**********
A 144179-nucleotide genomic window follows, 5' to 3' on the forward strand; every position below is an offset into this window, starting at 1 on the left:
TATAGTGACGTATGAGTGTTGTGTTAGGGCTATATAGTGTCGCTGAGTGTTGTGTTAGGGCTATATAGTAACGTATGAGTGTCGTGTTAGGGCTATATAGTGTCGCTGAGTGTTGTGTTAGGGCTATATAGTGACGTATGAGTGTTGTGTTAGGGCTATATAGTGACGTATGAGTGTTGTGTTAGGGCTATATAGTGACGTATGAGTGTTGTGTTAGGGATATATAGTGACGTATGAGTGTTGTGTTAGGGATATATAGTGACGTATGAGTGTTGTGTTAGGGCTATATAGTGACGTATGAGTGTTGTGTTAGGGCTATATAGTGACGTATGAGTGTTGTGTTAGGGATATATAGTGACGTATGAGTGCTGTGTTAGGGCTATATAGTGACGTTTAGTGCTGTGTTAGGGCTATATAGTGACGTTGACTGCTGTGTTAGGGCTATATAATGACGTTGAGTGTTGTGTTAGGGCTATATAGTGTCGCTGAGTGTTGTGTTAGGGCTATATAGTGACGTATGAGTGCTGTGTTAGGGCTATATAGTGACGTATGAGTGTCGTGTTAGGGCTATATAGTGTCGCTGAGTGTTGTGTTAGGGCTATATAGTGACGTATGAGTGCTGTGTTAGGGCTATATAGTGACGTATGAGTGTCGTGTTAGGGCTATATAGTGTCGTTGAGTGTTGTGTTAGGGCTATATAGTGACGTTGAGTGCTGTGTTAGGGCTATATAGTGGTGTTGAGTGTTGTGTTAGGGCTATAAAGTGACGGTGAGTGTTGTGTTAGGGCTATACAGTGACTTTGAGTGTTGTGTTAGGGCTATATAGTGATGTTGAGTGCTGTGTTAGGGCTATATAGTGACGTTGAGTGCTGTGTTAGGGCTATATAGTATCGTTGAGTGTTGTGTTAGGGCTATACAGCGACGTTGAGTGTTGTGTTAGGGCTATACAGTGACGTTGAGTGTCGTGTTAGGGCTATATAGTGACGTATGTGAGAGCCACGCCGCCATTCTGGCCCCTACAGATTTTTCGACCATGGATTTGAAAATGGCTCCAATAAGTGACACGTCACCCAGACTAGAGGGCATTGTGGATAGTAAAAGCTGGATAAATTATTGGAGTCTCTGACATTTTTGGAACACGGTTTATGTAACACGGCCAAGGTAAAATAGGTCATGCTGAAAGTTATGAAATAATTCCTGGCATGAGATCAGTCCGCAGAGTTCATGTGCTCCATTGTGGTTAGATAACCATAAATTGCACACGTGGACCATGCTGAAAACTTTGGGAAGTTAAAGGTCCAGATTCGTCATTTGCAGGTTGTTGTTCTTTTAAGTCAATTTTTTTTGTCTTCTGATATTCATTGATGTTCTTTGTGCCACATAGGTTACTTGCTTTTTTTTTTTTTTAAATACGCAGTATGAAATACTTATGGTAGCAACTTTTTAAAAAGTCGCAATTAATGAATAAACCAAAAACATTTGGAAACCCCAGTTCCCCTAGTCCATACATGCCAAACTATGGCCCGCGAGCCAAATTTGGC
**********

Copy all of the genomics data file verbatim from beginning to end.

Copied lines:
A 144179-nucleotide genomic window follows, 5' to 3' on the forward strand; every position below is an offset into this window, starting at 1 on the left:
TATAGTGACGTATGAGTGTTGTGTTAGGGCTATATAGTGTCGCTGAGTGTTGTGTTAGGGCTATATAGTAACGTATGAGTGTCGTGTTAGGGCTATATAGTGTCGCTGAGTGTTGTGTTAGGGCTATATAGTGACGTATGAGTGTTGTGTTAGGGCTATATAGTGACGTATGAGTGTTGTGTTAGGGCTATATAGTGACGTATGAGTGTTGTGTTAGGGATATATAGTGACGTATGAGTGTTGTGTTAGGGATATATAGTGACGTATGAGTGTTGTGTTAGGGCTATATAGTGACGTATGAGTGTTGTGTTAGGGCTATATAGTGACGTATGAGTGTTGTGTTAGGGATATATAGTGACGTATGAGTGCTGTGTTAGGGCTATATAGTGACGTTTAGTGCTGTGTTAGGGCTATATAGTGACGTTGACTGCTGTGTTAGGGCTATATAATGACGTTGAGTGTTGTGTTAGGGCTATATAGTGTCGCTGAGTGTTGTGTTAGGGCTATATAGTGACGTATGAGTGCTGTGTTAGGGCTATATAGTGACGTATGAGTGTCGTGTTAGGGCTATATAGTGTCGCTGAGTGTTGTGTTAGGGCTATATAGTGACGTATGAGTGCTGTGTTAGGGCTATATAGTGACGTATGAGTGTCGTGTTAGGGCTATATAGTGTCGTTGAGTGTTGTGTTAGGGCTATATAGTGACGTTGAGTGCTGTGTTAGGGCTATATAGTGGTGTTGAGTGTTGTGTTAGGGCTATAAAGTGACGGTGAGTGTTGTGTTAGGGCTATACAGTGACTTTGAGTGTTGTGTTAGGGCTATATAGTGATGTTGAGTGCTGTGTTAGGGCTATATAGTGACGTTGAGTGCTGTGTTAGGGCTATATAGTATCGTTGAGTGTTGTGTTAGGGCTATACAGCGACGTTGAGTGTTGTGTTAGGGCTATACAGTGACGTTGAGTGTCGTGTTAGGGCTATATAGTGACGTATGTGAGAGCCACGCCGCCATTCTGGCCCCTACAGATTTTTCGACCATGGATTTGAAAATGGCTCCAATAAGTGACACGTCACCCAGACTAGAGGGCATTGTGGATAGTAAAAGCTGGATAAATTATTGGAGTCTCTGACATTTTTGGAACACGGTTTATGTAACACGGCCAAGGTAAAATAGGTCATGCTGAAAGTTATGAAATAATTCCTGGCATGAGATCAGTCCGCAGAGTTCATGTGCTCCATTGTGGTTAGATAACCATAAATTGCACACGTGGACCATGCTGAAAACTTTGGGAAGTTAAAGGTCCAGATTCGTCATTTGCAGGTTGTTGTTCTTTTAAGTCAATTTTTTTTGTCTTCTGATATTCATTGATGTTCTTTGTGCCACATAGGTTACTTGCTTTTTTTTTTTTTTAAATACGCAGTATGAAATACTTATGGTAGCAACTTTTTAAAAAGTCGCAATTAATGAATAAACCAAAAACATTTGGAAACCCCAGTTCCCCTAGTCCATACATGCCAAACTATGGCCCGCGAGCCAAATTTGGC